The gift of warmth for Syrian refugees

by Samantha Toh // February 15, 2018, 7:00 am

Syrian Refugee Children receiving LoveME scarves at refugee schools

Young Syrian refugee children wearing donated LoveME scarves at school

Compelled by a desire to help those displaced by the Syrian conflict, a Singaporean woman is trying to improve the lives of refugee women and children, one scarf at a time. 

With the Syrian war entering its seventh year, The United Nations estimates that over 5.4 million refugees have escaped across their war-torn country’s borders into neighbouring nations Lebanon, Turkey, Iraq, Jordan and Egypt. Housed in makeshift refugee camps or forced to fend for themselves in urban areas, the refugees face a life of daily struggle.

As with many conflicts, however, women and children are the worst-hit. For every one in four Syrian refugee families, women are the sole providers. They face a plethora of difficulties, from struggling to find employment to supporting their children, many of whom lack access to education and are vulnerable to high rates of violence and child marriage.

Syrian refugee women knitting scarves for LoveME

Scarf for a scarf

It is in the face of these staggering trials that Singaporean Mirimba Giam, 48, founded LoveME, a social enterprise that sells scarves knitted by Syrian refugee women in Lebanon. For every scarf bought by Singaporeans, two are given free to a refugee in need.

Giam, a management consultant, began her venture in March 2016 armed with a $2,000 loan and the concept of helping refugees help refugees.

Commissioning her scarves from Yadayna, a micro business that trains and employs refugee women, Giam has forged ahead with a one-for-two business model that last winter saw the sale of 185 scarves provide for 370 to be given away to children in Lebanese and Jordanian refugee schools. 

While most of us do not associate the Middle East with freezing temperatures, Giam, who has travelled to the region, knows that winter months prove especially tough for refugee communities that lack proper housing, heating, medical supplies and food. It was a natural choice to start an enterprise around simple, knitted, acrylic scarves. 

The scarves are not just for warmth but are symbols of hope. Designed to be durable and last for decades, they are “something tangible (for the recipients) to show their own children when they recover from war and tell stories to the next generation”, says Giam.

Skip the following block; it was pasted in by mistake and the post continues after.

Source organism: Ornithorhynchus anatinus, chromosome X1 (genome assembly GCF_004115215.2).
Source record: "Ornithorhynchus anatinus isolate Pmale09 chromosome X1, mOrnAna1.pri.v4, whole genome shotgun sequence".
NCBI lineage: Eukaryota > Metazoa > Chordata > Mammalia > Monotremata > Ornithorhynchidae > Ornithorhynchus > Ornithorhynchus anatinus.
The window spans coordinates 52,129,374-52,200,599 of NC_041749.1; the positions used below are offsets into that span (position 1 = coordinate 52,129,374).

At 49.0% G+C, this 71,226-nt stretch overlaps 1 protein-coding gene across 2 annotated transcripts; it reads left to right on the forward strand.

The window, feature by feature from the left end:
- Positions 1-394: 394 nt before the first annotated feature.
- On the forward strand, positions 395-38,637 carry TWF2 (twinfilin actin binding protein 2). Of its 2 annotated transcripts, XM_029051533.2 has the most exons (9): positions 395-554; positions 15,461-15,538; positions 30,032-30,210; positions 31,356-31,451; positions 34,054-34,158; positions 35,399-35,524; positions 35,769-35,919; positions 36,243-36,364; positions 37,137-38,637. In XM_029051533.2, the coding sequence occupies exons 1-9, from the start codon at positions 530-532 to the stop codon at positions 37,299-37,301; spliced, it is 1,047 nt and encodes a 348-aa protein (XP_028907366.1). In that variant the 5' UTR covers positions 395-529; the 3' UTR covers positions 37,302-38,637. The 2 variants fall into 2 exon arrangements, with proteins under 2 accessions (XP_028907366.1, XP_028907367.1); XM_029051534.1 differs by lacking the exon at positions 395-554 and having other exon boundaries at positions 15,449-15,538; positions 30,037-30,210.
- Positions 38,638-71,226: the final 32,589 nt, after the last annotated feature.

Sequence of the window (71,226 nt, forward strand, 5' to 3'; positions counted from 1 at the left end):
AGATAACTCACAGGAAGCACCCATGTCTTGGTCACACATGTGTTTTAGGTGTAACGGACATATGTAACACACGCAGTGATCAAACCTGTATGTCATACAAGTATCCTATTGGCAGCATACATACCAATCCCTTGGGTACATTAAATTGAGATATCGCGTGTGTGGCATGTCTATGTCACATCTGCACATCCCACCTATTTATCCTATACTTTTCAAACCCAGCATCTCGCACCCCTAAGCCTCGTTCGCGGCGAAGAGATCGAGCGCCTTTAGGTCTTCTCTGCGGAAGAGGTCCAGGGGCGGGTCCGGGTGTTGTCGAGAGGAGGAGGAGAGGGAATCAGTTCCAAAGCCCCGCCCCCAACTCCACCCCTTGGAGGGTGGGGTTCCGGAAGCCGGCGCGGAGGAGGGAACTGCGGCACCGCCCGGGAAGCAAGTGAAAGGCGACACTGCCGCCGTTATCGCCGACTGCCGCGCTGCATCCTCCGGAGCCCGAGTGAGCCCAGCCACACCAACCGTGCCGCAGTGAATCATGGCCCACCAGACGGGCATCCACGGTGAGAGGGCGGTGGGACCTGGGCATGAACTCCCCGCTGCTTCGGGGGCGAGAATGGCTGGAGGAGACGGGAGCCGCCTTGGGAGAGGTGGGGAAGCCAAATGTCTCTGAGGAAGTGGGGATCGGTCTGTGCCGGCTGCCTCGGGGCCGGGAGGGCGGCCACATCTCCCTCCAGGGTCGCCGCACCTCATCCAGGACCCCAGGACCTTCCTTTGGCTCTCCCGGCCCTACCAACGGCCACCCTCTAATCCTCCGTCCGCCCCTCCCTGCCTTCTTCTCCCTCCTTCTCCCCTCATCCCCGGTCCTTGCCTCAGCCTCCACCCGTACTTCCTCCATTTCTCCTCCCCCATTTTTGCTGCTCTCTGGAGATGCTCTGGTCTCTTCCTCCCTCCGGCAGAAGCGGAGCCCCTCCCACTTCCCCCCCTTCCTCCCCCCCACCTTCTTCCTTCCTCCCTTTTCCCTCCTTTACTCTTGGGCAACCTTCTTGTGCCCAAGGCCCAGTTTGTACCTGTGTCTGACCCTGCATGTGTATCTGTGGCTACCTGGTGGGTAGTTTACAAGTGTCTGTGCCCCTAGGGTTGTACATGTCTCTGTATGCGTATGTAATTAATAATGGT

Mirimba Giam sees the enterprise as an encouragement to the refugees that the “outside world” has not forgotten them

The call

In 2010, Giam started visiting Syria and Turkey, seeking God’s heart for these lands. In her mind was Isaiah 61:4: They shall build up the ancient ruins; they shall raise up the former devastations; they shall repair the ruined cities, the devastations of many generations.”

“I found out so much about church history on my first visits,” says Giam. “The Bible became so much more real as I walked Straight Street where blinded Paul went after his Damascus encounter to wait for Ananias.”

She feels a special connection with Syrians: “When Jesus started His ministry, the word spread, and one of the first Gentiles to believe and seek Him were the Syrians. Mathew 4:24 says: ‘News about him spread all over Syria, and people brought to him all who were ill with various diseases, those suffering severe pain, the demon-possessed, those having seizures, and the paralysed; and he healed them.’

“I’ve been praying and visiting the Middle East regularly since 2010. I am still wrecked by what is happening to the children in Syria and Iraq. LoveME is a very tangible means to show them love, which hopefully goes a little way in healing their hearts.

“I pray that when the children bring the scarves home, their families will find hope in knowing that the ‘outside world’ is willing to pay for a scarf to keep their kids warm and happy,” says Giam.

This winter, LoveME aims to sell five times more scarves than they did in 2017. This will allow the initiative to gift thousands of scarves, not only to children, but also to the elderly as well as disabled Syrians and Iraqis.

To get involved with LoveME, visit its website or contact Mirimba Giam at

About the author

by Samantha Toh

Samantha studied international politics at university and is currently an intern at Salt&Light. A twenty-something "grandma", she can usually be found reading or watching the Hits channel.